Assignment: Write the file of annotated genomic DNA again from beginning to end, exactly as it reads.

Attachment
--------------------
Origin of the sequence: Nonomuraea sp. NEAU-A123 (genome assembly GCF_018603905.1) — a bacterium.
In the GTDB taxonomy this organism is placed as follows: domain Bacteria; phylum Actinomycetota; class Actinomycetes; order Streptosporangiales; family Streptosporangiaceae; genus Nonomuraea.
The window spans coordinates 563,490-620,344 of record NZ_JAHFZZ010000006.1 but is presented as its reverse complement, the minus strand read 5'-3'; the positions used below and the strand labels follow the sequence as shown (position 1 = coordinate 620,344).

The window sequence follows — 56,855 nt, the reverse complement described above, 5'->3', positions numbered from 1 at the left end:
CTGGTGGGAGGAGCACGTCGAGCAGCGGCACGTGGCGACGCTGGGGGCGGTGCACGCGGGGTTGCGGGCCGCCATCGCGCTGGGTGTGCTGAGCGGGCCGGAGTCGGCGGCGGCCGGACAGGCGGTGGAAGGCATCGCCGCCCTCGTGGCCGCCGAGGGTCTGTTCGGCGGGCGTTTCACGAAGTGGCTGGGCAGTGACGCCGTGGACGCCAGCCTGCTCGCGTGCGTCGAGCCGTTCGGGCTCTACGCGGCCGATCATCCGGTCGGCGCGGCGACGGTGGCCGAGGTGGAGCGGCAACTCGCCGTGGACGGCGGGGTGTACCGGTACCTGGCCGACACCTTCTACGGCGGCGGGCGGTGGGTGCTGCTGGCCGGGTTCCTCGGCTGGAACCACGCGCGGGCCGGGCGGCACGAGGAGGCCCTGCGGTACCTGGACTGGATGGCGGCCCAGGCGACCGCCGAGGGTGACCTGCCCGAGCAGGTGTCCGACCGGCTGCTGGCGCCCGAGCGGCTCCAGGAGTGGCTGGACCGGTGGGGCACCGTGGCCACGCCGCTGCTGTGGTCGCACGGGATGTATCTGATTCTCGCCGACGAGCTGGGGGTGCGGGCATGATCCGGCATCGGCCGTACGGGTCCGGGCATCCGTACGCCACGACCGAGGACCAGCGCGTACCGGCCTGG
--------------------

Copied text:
Origin of the sequence: Nonomuraea sp. NEAU-A123 (genome assembly GCF_018603905.1) — a bacterium.
In the GTDB taxonomy this organism is placed as follows: domain Bacteria; phylum Actinomycetota; class Actinomycetes; order Streptosporangiales; family Streptosporangiaceae; genus Nonomuraea.
The window spans coordinates 563,490-620,344 of record NZ_JAHFZZ010000006.1 but is presented as its reverse complement, the minus strand read 5'-3'; the positions used below and the strand labels follow the sequence as shown (position 1 = coordinate 620,344).

The window sequence follows — 56,855 nt, the reverse complement described above, 5'->3', positions numbered from 1 at the left end:
CTGGTGGGAGGAGCACGTCGAGCAGCGGCACGTGGCGACGCTGGGGGCGGTGCACGCGGGGTTGCGGGCCGCCATCGCGCTGGGTGTGCTGAGCGGGCCGGAGTCGGCGGCGGCCGGACAGGCGGTGGAAGGCATCGCCGCCCTCGTGGCCGCCGAGGGTCTGTTCGGCGGGCGTTTCACGAAGTGGCTGGGCAGTGACGCCGTGGACGCCAGCCTGCTCGCGTGCGTCGAGCCGTTCGGGCTCTACGCGGCCGATCATCCGGTCGGCGCGGCGACGGTGGCCGAGGTGGAGCGGCAACTCGCCGTGGACGGCGGGGTGTACCGGTACCTGGCCGACACCTTCTACGGCGGCGGGCGGTGGGTGCTGCTGGCCGGGTTCCTCGGCTGGAACCACGCGCGGGCCGGGCGGCACGAGGAGGCCCTGCGGTACCTGGACTGGATGGCGGCCCAGGCGACCGCCGAGGGTGACCTGCCCGAGCAGGTGTCCGACCGGCTGCTGGCGCCCGAGCGGCTCCAGGAGTGGCTGGACCGGTGGGGCACCGTGGCCACGCCGCTGCTGTGGTCGCACGGGATGTATCTGATTCTCGCCGACGAGCTGGGGGTGCGGGCATGATCCGGCATCGGCCGTACGGGTCCGGGCATCCGTACGCCACGACCGAGGACCAGCGCGTACCGGCCTGG